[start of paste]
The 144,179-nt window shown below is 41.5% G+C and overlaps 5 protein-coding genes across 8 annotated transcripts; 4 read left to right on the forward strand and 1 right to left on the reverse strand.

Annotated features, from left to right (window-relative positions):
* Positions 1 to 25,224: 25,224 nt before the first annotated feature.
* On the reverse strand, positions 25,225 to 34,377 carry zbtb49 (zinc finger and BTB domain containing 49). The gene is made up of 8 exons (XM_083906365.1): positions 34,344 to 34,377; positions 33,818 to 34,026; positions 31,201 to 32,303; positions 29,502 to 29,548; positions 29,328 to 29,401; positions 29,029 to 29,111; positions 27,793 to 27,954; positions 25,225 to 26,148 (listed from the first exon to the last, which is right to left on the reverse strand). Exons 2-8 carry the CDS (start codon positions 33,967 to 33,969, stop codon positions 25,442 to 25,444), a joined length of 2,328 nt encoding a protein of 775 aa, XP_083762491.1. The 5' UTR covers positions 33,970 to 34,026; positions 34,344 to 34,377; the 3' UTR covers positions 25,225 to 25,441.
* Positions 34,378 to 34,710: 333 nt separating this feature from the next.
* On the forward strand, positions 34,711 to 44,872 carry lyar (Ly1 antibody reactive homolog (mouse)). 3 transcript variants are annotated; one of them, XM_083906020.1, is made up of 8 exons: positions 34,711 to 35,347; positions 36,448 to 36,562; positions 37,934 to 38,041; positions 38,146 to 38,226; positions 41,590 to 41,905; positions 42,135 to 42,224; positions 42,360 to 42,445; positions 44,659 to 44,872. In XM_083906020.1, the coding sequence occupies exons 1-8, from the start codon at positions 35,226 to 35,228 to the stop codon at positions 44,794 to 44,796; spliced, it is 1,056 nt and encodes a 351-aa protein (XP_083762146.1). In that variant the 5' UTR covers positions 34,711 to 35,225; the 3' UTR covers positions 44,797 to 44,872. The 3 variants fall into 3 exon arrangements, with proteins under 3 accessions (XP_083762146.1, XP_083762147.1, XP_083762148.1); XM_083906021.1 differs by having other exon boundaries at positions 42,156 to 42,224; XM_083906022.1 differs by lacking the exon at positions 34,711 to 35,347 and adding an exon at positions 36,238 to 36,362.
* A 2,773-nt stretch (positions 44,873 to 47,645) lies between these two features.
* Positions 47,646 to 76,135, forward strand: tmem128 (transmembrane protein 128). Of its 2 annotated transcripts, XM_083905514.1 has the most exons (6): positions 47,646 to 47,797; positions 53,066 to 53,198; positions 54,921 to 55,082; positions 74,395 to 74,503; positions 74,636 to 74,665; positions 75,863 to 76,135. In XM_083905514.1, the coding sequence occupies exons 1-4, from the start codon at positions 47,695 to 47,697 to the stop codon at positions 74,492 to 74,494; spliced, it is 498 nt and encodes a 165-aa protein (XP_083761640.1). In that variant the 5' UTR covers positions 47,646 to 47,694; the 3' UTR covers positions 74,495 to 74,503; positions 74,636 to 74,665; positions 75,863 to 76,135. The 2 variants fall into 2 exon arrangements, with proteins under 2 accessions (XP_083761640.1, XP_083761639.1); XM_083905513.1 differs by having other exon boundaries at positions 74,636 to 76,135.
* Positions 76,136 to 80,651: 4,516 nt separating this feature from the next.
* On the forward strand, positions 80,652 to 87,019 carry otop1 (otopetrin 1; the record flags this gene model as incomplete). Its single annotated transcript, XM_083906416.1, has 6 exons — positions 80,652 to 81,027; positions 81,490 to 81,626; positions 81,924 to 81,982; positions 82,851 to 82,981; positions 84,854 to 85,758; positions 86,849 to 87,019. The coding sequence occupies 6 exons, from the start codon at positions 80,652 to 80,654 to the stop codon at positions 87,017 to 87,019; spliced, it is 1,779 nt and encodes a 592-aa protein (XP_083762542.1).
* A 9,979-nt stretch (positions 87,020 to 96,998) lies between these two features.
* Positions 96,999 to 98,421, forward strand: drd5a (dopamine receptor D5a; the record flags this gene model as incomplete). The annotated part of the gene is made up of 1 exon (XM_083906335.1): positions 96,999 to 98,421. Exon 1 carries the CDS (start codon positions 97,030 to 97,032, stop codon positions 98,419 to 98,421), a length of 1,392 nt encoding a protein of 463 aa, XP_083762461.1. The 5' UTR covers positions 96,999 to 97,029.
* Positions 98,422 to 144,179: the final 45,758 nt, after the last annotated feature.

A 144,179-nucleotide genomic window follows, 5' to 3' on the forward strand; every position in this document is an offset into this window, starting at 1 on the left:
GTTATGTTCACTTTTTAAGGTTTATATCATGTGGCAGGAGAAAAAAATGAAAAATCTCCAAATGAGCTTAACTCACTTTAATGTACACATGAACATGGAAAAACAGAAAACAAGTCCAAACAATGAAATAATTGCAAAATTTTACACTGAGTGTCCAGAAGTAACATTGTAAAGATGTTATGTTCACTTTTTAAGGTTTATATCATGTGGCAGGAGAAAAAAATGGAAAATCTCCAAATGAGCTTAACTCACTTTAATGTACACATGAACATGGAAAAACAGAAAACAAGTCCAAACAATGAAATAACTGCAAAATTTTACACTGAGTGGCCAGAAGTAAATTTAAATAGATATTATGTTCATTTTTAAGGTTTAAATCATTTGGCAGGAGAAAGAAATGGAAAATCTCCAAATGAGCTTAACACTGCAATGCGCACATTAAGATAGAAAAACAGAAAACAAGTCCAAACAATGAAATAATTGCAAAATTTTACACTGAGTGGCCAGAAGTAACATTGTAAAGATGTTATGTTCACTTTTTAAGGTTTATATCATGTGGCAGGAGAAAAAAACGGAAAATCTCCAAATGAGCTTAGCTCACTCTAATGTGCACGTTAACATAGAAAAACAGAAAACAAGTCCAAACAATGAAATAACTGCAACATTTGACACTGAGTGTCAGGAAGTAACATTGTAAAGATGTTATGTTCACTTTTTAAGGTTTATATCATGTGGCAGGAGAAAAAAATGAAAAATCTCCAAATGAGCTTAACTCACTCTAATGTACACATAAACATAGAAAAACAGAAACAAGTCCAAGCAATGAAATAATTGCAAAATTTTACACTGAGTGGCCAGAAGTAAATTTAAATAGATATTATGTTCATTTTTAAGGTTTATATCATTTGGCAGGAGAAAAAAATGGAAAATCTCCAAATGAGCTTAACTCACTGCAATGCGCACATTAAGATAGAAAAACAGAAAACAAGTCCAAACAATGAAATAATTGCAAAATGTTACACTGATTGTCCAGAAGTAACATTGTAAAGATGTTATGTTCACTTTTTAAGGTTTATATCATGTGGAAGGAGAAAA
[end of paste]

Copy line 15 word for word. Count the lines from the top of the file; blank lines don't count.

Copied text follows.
GTTATGTTCACTTTTTAAGGTTTATATCATGTGGCAGGAGAAAAAAATGAAAAATCTCCAAATGAGCTTAACTCACTTTAATGTACACATGAACATGGAAAAACAGAAAACAAGTCCAAACAATGAAATAATTGCAAAATTTTACACTGAGTGTCCAGAAGTAACATTGTAAAGATGTTATGTTCACTTTTTAAGGTTTATATCATGTGGCAGGAGAAAAAAATGGAAAATCTCCAAATGAGCTTAACTCACTTTAATGTACACATGAACATGGAAAAACAGAAAACAAGTCCAAACAATGAAATAACTGCAAAATTTTACACTGAGTGGCCAGAAGTAAATTTAAATAGATATTATGTTCATTTTTAAGGTTTAAATCATTTGGCAGGAGAAAGAAATGGAAAATCTCCAAATGAGCTTAACACTGCAATGCGCACATTAAGATAGAAAAACAGAAAACAAGTCCAAACAATGAAATAATTGCAAAATTTTACACTGAGTGGCCAGAAGTAACATTGTAAAGATGTTATGTTCACTTTTTAAGGTTTATATCATGTGGCAGGAGAAAAAAACGGAAAATCTCCAAATGAGCTTAGCTCACTCTAATGTGCACGTTAACATAGAAAAACAGAAAACAAGTCCAAACAATGAAATAACTGCAACATTTGACACTGAGTGTCAGGAAGTAACATTGTAAAGATGTTATGTTCACTTTTTAAGGTTTATATCATGTGGCAGGAGAAAAAAATGAAAAATCTCCAAATGAGCTTAACTCACTCTAATGTACACATAAACATAGAAAAACAGAAACAAGTCCAAGCAATGAAATAATTGCAAAATTTTACACTGAGTGGCCAGAAGTAAATTTAAATAGATATTATGTTCATTTTTAAGGTTTATATCATTTGGCAGGAGAAAAAAATGGAAAATCTCCAAATGAGCTTAACTCACTGCAATGCGCACATTAAGATAGAAAAACAGAAAACAAGTCCAAACAATGAAATAATTGCAAAATGTTACACTGATTGTCCAGAAGTAACATTGTAAAGATGTTATGTTCACTTTTTAAGGTTTATATCATGTGGAAGGAGAAAA